And then on with the main feature. Well, I liked it a lot.( Collapse )
In the global scheme of things, this was one of Moffat's better Event episodes and probably the best anniversary special. (I know that Moffat has declared that there is only one previous anniversary special, The Five Doctors; he is entitled to his opinion, but I definitely count The Three Doctors, Silver Nemesis, Dimensions in Time and Zagreus, plus perhaps one or two others.) He has always been good at witty banter, and at identity confusion; he hasn't always been as good at fitting these things to the frame of a wider show, but he did it this time, and I'm a happy fan.
And then we came home, picking up little U en route, and watched The Five(ish) Doctors Reboot, written and directed by Peter Davison, produced by his daughter Georgia Tennant, in which the Fifth, Sixth and Seventh Doctors all try to get into the 50th anniversary special, with hilarious consequences and many brief appearances from special guest stars (the scene with Sir Peter Jackson and Sir Ian McKellen is particularly funny). This link doesn't work on my iOs devices but does OK with Windows; the whole thing is 30 minutes and great fun.
I have to admit that in this household, levels of fannish squee were raised to well beyond the expected maximum when F and I realised that some of the footage had been taken at the Slough event that we had attended in August. We had thought at the time that the cameras were taking footage for the announcement the following day of Matt Smith's successor, but we were wrong. And then,( Collapse )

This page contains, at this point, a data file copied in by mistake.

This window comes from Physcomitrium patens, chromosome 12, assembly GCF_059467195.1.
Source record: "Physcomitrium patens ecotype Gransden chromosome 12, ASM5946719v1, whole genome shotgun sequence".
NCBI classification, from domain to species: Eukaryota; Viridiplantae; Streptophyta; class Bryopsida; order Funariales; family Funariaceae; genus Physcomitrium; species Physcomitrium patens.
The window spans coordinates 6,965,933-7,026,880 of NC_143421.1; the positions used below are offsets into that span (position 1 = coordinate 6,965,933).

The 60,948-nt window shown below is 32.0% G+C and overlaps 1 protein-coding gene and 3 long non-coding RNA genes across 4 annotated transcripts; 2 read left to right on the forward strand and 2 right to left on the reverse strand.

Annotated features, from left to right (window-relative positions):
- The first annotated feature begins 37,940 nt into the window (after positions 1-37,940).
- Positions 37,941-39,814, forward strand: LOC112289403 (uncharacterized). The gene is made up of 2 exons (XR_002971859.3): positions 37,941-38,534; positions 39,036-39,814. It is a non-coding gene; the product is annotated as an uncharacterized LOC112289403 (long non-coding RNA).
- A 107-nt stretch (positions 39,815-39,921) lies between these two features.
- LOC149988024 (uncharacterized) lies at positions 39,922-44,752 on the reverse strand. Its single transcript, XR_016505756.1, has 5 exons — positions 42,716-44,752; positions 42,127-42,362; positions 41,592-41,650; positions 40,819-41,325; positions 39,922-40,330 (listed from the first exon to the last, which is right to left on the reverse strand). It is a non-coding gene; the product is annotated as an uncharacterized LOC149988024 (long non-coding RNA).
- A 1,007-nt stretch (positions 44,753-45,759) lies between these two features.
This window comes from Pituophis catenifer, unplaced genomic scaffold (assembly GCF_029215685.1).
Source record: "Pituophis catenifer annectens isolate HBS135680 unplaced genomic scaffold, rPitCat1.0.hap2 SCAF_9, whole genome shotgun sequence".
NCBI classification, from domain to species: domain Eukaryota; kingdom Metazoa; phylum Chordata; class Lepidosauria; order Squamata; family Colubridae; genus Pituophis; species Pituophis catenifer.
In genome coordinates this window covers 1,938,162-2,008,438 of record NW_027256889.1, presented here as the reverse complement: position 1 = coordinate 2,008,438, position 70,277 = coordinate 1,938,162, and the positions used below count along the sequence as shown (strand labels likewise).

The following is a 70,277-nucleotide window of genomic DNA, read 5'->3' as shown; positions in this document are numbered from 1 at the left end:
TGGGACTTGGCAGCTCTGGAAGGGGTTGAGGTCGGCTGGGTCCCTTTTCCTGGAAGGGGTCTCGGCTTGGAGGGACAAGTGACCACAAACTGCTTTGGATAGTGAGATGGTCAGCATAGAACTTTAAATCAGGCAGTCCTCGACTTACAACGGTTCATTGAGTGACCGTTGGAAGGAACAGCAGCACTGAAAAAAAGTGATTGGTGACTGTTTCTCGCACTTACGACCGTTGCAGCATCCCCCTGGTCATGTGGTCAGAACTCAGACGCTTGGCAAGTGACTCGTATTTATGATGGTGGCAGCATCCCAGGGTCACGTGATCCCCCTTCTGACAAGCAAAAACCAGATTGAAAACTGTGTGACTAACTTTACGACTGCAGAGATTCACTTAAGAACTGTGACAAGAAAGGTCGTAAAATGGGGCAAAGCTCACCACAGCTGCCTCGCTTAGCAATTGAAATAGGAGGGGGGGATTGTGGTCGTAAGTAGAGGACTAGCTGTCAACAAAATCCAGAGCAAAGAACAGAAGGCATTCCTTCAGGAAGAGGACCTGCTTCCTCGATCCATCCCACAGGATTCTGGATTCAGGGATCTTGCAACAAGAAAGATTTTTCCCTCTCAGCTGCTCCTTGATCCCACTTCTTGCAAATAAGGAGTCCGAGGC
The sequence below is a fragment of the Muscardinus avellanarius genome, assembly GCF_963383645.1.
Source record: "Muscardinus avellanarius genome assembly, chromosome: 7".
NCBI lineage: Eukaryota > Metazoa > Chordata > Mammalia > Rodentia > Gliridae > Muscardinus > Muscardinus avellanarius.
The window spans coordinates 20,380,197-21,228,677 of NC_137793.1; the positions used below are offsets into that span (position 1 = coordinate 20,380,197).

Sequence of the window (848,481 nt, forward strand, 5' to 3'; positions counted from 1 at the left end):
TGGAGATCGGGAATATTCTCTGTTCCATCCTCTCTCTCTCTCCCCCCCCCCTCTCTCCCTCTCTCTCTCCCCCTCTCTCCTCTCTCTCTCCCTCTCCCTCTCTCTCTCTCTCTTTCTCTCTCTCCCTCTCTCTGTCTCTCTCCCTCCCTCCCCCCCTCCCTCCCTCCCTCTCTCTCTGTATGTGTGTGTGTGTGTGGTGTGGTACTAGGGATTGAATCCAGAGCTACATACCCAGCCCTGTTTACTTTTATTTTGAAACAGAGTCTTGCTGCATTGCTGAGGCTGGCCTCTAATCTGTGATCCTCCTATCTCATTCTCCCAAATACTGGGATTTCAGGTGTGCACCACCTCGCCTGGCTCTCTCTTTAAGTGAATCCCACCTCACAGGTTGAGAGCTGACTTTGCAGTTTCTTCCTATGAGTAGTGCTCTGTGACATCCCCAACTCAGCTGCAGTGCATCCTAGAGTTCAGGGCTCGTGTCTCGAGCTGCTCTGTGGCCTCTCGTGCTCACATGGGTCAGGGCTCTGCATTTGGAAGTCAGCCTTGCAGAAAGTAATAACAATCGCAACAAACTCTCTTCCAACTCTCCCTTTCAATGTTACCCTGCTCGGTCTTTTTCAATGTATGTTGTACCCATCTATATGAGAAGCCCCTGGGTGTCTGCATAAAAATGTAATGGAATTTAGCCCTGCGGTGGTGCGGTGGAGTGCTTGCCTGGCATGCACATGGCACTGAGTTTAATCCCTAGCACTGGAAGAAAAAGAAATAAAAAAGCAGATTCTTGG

So that was an utterly unexpected bonus to a fantastic weekend. And we have Christmas to look forward to!
#doctorwho was fantastic. The BBC3 'afterparty' on the other hand could have benefited from at least one production meeting beforehand...— Andrew Lewin (@draml) November 23, 2013
The awful interview with One Direction (whoever the heck they are) was the lowest point - a technically disastrous chat with C-list musicians who hadn't actually seen the episode - but almost every segment with co-presenter Rick Edwards (a Pembroke NatSci, I note) was simply unwatchable. The Tom Baker interview, which came early, seemed a little bizarre at the time, but in retrospect he had simply worked out rather rapidly something that took the rest of us a bit longer; he has never suffered fools gladly.
Some of the other pre-filmed sequences were actually OK - I cheered to see both Jackie Lane and Freema Agyeman, adjacent to each other, and the montages of past episodes were rather tastefully assembled - but we kept coming back to the studio where the awful Edwards was pushing Katie Manning aside with his bum. Samira Ahmed summed it all up:
BBC3 #doctorwho "afterparty". Still hiding behind the sofa in horror.— Samira Ahmed (@SamiraAhmedUK) November 23, 2013
But my friend Ian got one of his tweets read out on air, so there is some justice.